Cancer-related deaths

Projected cancer-related deaths based on changing demographics and AAPC in cancer-related death rate for the most common and the most deadly cancers are reported in Table 2. In 2010 (Table 2), and estimated for 2014 (1), lung, prostate, and colorectal cancers were the top cancer killers in men, with breast substituting for prostate as the second leading cancer killer in women. By 2030, the leading causes of cancer-related death are projected to be lung, liver, and pancreas for men, and lung, breast, and pancreas for women. Death projections for the top cancers killers in both males and females combined are shown in Table 2 and Fig. 1B. For these origin-specific cancers, the total deaths for both sexes are projected to decrease for breast, colorectal, and prostate cancers, whereas deaths from pancreas, liver, leukemia, and bladder are projected to increase. Deaths from lung cancer are projected to decrease in males but increase in females throughout the 20-year time period, but lung cancer will remain the number one cancer killer throughout the entire time period. Total deaths due to pancreas cancer are projected to increase dramatically to become the second leading cause of cancer-related deaths before 2030. Deaths from liver cancer will also increase dramatically so that liver cancer is projected to become the third leading cause of cancer-related deaths by 2030. Using AAPC in death rates from a 10-year time span (2001–2010) results in pancreas and colorectal cancer causing an equivalent number of deaths in 2020 and the same ranking of lung, pancreas, and liver cancers as the top cancer killers in 2030 (Supplementary Table S2 and Fig. S1B).

It should be noted that the AAPC in both incidence and death rates from 2006 to 2010 was assumed to remain constant through 2030. Changes in treatment strategies have the potential to alter the death rate, and changes in screening or prevention strategies can alter both the incidence and death rates. Along these lines, it is noted that any changes in the demographics of the population measured in the SEER database from 2006 to 2010 may be incorporated in both the demographic adjustment and the AAPC adjustment, resulting in an overestimate of the projected number of cases or number of deaths. However, it should be realized that decreases in both incidence and death rates for several cancer types were observed, despite the increases in the number of individuals 65 years of age and older and the minority distribution. This suggests that factors specific to cancer prevention and treatment are the overriding contributors to the AAPC values, and that combining demographic changes with changes in incidence and death rates changes provides a reasonable estimate of the projected number of cases and deaths. Also note that demographic changes, but not changes in the incidence rate, were considered when projecting the number of deaths. This results in a probable underestimation of the number of deaths for those cancers with large positive AAPCs in incidence rate (thyroid, liver, melanoma, and pancreas), but prevents the overestimation caused by incidence trends that are incorporated in death-rate trends. If AAPC in incidence rates is considered in projecting cancer-related deaths, the increase in pancreas and liver cancers is even more pronounced (ref. 7 and data not shown).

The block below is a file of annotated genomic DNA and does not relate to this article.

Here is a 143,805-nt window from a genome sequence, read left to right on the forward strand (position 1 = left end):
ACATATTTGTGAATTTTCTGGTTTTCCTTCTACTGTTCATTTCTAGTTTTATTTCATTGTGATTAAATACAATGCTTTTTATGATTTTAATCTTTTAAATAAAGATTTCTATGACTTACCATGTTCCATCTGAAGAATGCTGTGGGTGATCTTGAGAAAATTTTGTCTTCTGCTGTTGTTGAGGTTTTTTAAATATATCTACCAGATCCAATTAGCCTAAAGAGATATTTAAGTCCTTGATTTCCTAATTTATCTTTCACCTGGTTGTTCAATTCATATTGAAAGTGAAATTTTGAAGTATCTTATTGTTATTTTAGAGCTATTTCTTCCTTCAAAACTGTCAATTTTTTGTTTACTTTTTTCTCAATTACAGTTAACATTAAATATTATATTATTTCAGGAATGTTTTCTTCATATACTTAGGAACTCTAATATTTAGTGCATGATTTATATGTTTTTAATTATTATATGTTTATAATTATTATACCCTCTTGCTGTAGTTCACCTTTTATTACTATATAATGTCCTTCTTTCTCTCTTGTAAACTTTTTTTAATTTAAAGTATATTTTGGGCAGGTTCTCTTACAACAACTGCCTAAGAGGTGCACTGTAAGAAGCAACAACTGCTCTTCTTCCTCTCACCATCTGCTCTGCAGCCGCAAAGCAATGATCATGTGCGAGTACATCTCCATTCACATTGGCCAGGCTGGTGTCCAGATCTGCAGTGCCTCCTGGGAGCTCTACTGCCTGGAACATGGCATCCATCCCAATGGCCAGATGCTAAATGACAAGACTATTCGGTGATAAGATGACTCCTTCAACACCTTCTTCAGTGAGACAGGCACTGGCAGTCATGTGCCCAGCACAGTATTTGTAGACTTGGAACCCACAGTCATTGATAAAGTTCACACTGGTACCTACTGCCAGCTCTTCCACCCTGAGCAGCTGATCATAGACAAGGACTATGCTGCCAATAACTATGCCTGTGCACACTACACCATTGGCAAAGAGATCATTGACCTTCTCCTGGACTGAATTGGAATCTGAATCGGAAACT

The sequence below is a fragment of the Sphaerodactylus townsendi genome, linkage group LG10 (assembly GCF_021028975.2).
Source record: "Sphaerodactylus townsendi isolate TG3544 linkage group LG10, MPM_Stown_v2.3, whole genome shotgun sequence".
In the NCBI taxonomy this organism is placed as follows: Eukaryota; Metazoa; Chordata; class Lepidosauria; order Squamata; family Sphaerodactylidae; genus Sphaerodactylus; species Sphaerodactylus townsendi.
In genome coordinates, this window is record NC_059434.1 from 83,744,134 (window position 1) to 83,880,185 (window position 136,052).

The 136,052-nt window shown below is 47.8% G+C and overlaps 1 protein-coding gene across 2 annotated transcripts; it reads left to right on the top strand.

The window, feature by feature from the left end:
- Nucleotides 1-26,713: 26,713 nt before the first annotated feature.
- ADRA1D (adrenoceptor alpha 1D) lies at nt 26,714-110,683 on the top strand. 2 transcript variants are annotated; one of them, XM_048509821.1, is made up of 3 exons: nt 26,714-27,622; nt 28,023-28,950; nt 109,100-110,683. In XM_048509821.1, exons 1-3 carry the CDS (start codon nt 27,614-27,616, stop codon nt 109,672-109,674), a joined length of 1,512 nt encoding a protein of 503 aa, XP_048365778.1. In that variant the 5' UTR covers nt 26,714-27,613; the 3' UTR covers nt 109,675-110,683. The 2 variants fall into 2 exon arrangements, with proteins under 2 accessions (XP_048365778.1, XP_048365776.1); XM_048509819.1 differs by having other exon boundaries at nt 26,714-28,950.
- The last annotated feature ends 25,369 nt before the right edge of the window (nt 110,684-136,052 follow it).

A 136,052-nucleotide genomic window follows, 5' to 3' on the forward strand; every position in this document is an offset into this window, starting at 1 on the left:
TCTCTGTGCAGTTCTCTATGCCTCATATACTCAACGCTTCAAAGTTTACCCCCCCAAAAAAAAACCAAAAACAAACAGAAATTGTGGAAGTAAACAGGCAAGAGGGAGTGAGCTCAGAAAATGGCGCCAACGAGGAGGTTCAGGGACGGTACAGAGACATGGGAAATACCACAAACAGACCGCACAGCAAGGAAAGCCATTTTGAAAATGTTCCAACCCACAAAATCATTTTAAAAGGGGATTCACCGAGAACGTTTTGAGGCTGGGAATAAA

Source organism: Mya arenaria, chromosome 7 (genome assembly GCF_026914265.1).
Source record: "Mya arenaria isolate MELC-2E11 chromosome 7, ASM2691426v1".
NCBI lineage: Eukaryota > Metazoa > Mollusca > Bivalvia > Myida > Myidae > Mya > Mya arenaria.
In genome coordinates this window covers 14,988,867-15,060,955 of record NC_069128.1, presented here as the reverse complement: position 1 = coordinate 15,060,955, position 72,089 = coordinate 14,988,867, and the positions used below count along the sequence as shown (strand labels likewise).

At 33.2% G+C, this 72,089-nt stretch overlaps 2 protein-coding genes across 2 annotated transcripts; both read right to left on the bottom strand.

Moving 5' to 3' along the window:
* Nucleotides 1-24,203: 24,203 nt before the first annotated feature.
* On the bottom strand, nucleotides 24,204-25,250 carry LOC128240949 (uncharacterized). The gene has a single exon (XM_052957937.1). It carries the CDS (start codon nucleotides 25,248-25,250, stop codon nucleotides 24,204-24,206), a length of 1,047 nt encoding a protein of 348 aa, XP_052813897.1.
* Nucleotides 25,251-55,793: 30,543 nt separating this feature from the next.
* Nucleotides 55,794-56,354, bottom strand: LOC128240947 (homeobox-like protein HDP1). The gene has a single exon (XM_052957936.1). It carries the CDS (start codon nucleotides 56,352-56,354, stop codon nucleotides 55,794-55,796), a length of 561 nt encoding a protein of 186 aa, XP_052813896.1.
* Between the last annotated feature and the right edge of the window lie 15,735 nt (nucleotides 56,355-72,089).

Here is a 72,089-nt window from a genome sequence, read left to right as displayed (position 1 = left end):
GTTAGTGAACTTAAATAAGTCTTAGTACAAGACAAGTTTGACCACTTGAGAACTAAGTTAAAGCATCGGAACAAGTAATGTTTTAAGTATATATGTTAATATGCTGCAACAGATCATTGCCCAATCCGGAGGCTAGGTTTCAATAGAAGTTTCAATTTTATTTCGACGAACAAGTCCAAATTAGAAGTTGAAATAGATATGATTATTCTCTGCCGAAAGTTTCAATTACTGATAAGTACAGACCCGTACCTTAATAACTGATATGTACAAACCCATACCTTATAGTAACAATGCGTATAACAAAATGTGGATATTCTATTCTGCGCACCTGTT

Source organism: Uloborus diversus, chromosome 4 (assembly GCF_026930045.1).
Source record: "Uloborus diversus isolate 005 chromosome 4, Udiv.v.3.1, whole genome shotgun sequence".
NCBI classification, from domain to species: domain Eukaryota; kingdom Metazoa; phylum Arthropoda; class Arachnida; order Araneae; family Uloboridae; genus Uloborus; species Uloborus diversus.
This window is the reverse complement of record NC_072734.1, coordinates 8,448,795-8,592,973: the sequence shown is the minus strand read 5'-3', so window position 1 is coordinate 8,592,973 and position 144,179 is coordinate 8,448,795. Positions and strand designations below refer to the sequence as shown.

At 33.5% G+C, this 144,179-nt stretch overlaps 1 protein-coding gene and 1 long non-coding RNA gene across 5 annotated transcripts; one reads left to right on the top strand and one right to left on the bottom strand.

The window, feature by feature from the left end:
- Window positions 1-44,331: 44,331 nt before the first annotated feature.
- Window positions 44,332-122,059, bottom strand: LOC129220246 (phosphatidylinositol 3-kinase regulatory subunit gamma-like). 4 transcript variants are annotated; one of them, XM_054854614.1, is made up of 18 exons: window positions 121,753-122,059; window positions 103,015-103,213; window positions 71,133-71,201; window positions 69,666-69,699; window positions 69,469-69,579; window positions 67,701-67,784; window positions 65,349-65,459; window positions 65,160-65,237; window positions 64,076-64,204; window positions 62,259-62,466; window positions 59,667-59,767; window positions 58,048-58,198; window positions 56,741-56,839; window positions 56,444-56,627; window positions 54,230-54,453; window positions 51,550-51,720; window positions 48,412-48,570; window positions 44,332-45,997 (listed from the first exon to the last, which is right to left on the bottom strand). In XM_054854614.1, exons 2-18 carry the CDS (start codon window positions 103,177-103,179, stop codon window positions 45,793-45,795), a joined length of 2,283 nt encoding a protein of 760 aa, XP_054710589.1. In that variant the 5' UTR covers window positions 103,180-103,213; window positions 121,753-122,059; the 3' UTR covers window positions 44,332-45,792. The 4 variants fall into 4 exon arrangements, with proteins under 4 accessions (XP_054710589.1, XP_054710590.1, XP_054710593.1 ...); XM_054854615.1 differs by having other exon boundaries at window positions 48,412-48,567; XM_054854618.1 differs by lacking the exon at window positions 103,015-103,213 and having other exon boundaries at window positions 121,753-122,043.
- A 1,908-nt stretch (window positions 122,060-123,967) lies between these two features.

Changes in the ranking of site-specific cancers

The decrease in colorectal cancer, falling from the top four in incidence and top two in deaths, seems to be primarily the result of advances in colorectal cancer screening (8). Colorectal cancer incidence rates have declined since the mid 1980s, and randomized clinical trials demonstrated that fecal occult-blood screening is effective in decreasing incidence of colorectal cancer (9). Using mathematical modeling, Edwards and colleagues concluded that the decline observed in colorectal cancer–related death rates is consistent with a major contribution from screening, with smaller contributions from risk factor reduction and improved treatments (10). Colonoscopy was recommended as a screening test in 1997 and rates of colorectal cancer screening continued to increase through the 2000s, supporting the further decline in colorectal cancer incidence and mortality as a result of screening advances (10).

The dramatic increase in the number of thyroid cancer cases has been explored with the conclusion that this is not an epidemic of disease but a consequence of increased diagnosis, particularly in women (11–13). This conclusion is reached, in part, because of the lack of an increase in thyroid cancer–related deaths. Thyroid cancer, which is generally treated by surgical resection, has an overall 98% 5-year survival rate (1). The 2% of cases that succumb to thyroid cancer are primarily rare and highly aggressive subsets, including diagnoses of anaplastic and medullary thyroid cancer (12). In a 2007 lecture, Heller concluded that what was needed was not better detection of occult disease, but a means to distinguish those patients who may not need treatment at all from those who will almost certainly do poorly (12). His call to the research community was for a better understanding of the molecular and genetic basis that characterizes high-risk thyroid cancer, and an improvement in the treatment of advanced and aggressive disease. The call to healthcare professionals was to refocus their efforts on identifying and curing those few patients whose disease is likely to shorten their lives. As the trend is anticipated to continue into the next decades, there is even more need to prepare for the onslaught of diagnoses and to increase efforts in risk stratification to ensure appropriate therapeutic response.